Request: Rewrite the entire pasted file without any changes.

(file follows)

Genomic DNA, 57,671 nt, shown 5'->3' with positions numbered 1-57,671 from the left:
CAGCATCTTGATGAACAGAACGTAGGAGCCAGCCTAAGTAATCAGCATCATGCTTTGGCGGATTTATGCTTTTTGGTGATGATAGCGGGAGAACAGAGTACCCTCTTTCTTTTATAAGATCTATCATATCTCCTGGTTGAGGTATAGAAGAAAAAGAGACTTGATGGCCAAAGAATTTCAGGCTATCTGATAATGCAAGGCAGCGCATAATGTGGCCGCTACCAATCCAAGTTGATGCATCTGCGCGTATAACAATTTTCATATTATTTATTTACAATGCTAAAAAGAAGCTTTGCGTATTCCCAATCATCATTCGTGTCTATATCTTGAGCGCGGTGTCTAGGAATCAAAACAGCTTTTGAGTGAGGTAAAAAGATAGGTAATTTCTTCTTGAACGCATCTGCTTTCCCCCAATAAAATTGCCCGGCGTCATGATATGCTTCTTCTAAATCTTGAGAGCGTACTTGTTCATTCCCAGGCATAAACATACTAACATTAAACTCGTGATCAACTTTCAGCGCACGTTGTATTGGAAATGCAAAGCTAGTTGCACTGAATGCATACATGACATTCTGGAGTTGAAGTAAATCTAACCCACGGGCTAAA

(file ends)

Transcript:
Genomic DNA, 57,671 nt, shown 5'->3' with positions numbered 1-57,671 from the left:
CAGCATCTTGATGAACAGAACGTAGGAGCCAGCCTAAGTAATCAGCATCATGCTTTGGCGGATTTATGCTTTTTGGTGATGATAGCGGGAGAACAGAGTACCCTCTTTCTTTTATAAGATCTATCATATCTCCTGGTTGAGGTATAGAAGAAAAAGAGACTTGATGGCCAAAGAATTTCAGGCTATCTGATAATGCAAGGCAGCGCATAATGTGGCCGCTACCAATCCAAGTTGATGCATCTGCGCGTATAACAATTTTCATATTATTTATTTACAATGCTAAAAAGAAGCTTTGCGTATTCCCAATCATCATTCGTGTCTATATCTTGAGCGCGGTGTCTAGGAATCAAAACAGCTTTTGAGTGAGGTAAAAAGATAGGTAATTTCTTCTTGAACGCATCTGCTTTCCCCCAATAAAATTGCCCGGCGTCATGATATGCTTCTTCTAAATCTTGAGAGCGTACTTGTTCATTCCCAGGCATAAACATACTAACATTAAACTCGTGATCAACTTTCAGCGCACGTTGTATTGGAAATGCAAAGCTAGTTGCACTGAATGCATACATGACATTCTGGAGTTGAAGTAAATCTAACCCACGGGCTAAA